MOSCOW – Edward J. Snowden has said he never feels completely at home in Moscow. He looks away from traffic as he crosses the street to avoid the cameras Russian drivers often attach to their windshields, he wrote in a memoir published last year. And when he goes outside, he changes his appearance depending on the rhythm and pace of his walk.
But on Monday he said he was applying for Russian citizenship.
Mr. Snowden, the former intelligence entrepreneur whose US mass surveillance disclosure made him one of the world’s most famous refugees, said he and his American wife took the step because they were expecting their first child. He described the move as a practical measure to give his family more freedom to cross the border.
“After years of separation from our parents, my wife and I have no desire to be separated from our son,” wrote Snowden on Twitter. “That’s why we apply for dual US-Russian citizenship in times of pandemics and closed borders.”
Russia has largely closed its borders since the coronavirus pandemic began, and many foreigners with Russian visas have not been able to enter the country. Mr Snowden’s son, who is expected in December, will be granted Russian citizenship by birthright, Mr Snowden’s Russian lawyer Anatoly Kucherena told Interfax news agency on Monday.
Mr Snowden was stranded in Moscow in 2013 on a layover from Hong Kong to Ecuador. He had planned to seek asylum in the South American country, but the United States revoked his passport before he could make it there. After 40 days in the transit zone of Sheremetyevo International Airport, Mr Snowden decided to stay in Russia, where he was granted asylum, and has stayed in Moscow ever since.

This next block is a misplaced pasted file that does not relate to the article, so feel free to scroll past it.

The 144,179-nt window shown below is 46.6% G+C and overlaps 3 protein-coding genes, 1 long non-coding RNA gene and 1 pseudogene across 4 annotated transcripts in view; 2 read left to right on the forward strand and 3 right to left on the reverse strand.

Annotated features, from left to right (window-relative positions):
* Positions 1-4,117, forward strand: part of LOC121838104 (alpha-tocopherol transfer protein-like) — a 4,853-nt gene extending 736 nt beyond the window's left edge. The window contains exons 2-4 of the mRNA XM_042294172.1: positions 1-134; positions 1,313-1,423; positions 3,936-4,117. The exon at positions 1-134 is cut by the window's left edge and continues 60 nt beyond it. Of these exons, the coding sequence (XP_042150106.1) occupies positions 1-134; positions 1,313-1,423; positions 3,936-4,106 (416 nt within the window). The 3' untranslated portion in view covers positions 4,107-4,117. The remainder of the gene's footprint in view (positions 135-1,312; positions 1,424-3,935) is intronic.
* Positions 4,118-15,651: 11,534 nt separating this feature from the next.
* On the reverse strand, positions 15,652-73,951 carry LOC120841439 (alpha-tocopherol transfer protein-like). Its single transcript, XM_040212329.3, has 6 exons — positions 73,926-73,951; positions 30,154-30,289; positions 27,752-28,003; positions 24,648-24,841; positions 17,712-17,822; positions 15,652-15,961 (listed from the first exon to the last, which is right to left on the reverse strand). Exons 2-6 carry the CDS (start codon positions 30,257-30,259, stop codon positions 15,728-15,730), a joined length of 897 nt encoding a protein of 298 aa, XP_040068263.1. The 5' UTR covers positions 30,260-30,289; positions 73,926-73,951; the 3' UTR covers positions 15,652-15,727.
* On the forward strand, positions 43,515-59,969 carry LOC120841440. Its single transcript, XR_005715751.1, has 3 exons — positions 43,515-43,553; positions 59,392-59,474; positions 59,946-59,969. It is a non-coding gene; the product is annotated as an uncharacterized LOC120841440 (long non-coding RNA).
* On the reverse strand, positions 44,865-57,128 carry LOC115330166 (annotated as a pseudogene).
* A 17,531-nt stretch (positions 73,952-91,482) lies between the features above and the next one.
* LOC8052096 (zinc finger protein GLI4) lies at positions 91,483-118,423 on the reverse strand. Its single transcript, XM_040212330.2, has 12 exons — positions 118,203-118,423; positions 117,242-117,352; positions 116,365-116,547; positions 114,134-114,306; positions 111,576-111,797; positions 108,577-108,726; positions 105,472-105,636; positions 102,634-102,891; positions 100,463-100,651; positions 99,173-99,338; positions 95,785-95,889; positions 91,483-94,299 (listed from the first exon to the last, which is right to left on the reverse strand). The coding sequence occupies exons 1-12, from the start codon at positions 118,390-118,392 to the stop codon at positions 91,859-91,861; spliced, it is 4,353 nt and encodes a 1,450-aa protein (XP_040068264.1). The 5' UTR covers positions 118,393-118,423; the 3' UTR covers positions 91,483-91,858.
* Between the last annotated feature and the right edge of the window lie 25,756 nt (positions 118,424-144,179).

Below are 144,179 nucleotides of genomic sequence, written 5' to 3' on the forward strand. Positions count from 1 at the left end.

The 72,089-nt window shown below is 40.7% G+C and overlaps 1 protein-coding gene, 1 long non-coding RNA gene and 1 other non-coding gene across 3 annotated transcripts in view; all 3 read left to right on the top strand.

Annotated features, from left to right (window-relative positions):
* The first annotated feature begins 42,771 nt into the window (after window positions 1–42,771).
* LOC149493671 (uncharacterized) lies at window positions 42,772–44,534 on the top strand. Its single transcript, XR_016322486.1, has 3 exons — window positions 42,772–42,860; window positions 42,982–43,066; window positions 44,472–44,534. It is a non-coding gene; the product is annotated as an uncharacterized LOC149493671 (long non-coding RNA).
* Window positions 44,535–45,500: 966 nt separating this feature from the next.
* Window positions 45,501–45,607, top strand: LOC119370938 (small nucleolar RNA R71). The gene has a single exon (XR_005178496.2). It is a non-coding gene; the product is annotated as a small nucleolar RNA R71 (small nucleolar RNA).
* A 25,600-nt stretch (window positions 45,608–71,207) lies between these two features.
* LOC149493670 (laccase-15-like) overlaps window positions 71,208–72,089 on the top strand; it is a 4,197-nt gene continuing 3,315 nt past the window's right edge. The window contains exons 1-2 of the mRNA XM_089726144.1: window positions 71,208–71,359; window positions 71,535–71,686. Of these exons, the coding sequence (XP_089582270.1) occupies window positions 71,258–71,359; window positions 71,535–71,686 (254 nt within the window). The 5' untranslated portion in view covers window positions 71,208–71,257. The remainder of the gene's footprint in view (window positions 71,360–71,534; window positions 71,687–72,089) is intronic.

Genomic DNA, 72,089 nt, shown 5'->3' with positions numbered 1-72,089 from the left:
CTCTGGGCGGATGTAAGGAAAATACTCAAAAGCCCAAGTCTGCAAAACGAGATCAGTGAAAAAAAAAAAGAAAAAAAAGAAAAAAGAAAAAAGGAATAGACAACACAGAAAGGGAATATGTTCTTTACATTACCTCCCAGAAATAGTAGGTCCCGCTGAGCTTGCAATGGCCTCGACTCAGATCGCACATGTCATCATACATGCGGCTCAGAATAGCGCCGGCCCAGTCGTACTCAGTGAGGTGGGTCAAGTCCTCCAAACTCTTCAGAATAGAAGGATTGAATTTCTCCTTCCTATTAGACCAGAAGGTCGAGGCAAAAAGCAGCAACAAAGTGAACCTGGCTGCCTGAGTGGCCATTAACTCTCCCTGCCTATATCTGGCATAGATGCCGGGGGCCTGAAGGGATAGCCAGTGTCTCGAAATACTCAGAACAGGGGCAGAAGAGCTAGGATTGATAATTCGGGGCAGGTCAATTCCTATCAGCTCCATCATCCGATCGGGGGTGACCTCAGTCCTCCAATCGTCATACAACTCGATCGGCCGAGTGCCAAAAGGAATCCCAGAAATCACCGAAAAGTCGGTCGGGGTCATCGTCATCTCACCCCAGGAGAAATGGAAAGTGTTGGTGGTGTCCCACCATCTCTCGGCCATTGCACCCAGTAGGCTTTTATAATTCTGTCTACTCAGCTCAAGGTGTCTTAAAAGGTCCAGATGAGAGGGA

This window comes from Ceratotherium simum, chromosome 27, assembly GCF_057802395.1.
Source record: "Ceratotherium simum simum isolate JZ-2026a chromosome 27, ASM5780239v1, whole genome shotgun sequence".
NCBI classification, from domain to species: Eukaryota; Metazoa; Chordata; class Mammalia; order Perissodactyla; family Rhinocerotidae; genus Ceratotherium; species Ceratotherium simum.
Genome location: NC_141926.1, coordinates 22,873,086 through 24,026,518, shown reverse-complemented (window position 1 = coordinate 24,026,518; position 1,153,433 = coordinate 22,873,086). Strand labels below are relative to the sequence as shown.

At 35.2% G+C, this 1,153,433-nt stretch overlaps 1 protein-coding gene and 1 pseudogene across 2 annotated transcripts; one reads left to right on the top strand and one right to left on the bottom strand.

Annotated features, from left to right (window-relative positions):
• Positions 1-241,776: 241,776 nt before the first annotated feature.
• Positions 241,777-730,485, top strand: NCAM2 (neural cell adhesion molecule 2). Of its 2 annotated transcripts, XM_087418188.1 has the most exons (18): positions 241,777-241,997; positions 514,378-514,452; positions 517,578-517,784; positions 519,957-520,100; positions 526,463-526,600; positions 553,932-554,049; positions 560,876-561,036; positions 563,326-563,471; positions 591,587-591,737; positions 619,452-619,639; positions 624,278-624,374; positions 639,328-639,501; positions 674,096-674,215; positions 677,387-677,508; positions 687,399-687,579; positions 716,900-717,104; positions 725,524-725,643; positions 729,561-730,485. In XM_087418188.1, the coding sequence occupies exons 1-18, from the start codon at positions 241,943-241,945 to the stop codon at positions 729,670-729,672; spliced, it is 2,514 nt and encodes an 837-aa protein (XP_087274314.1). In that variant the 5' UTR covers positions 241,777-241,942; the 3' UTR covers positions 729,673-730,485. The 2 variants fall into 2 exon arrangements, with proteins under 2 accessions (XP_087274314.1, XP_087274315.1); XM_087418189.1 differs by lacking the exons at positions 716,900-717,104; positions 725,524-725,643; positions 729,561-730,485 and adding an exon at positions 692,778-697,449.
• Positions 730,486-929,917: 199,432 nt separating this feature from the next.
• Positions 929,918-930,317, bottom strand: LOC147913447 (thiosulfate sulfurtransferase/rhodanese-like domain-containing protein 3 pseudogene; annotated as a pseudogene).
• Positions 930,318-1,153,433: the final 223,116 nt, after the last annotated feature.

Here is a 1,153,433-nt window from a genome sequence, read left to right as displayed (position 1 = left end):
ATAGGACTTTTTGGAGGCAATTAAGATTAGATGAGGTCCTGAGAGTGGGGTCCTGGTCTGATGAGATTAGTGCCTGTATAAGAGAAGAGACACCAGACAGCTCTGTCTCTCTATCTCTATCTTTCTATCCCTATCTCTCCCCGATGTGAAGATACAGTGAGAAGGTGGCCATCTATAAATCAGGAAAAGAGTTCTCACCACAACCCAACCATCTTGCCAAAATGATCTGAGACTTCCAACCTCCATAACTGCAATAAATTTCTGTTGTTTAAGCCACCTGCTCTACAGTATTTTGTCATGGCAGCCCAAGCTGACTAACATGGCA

In 2013 he was charged with violating the Espionage Act, which entails a prison sentence. Protected from American law enforcement in Russia, he is both a living symbol of President Vladimir V. Putin’s desire to pin the United States and a hero to many who claim he has denuded the power of American intelligence agencies to operate online Monitor activities of people around the world.
Mr Snowden says that he did not work with Russian intelligence services during his seven years in Moscow and that he hopes to return to the United States one day.
President Trump said in August that he would “look very carefully” into a pardon for Mr. Snowden, but such a move is not imminent. Last month, Mr Snowden became a permanent resident of Russia and his wife Lindsay Mills announced that she was pregnant.
“Lindsay and I will remain Americans and raise our son with all of the values of America that we love – including the freedom to speak up,” wrote Snowden on Twitter. “And I’m looking forward to the day I can return to the US so the whole family can be reunited.”
Mr Snowden and Ms Mills can remain American citizens thanks to a law passed by the Russian Parliament in April so that people can become Russian citizens without giving up their foreign citizenship. The measure, which was primarily aimed at Russian-speaking people in the former Soviet Union, was part of Moscow’s efforts to counter the effects of a shrinking population.
Mr Snowden has said that he lives in a rented two-bedroom apartment in Moscow while studying Russian, trying not to be recognized on the street and making money from conference appearances. He told German newspaper Die Zeit in September that Russia would “not be my first choice” if asked 10 years ago to predict the future.
But at least the weather brought unexpected benefits.
“I never liked the cold until I realized that a hat and scarf offered the most comfortable and unobtrusive anonymity in the world,” wrote Snowden in his treatise “Permanent Record”.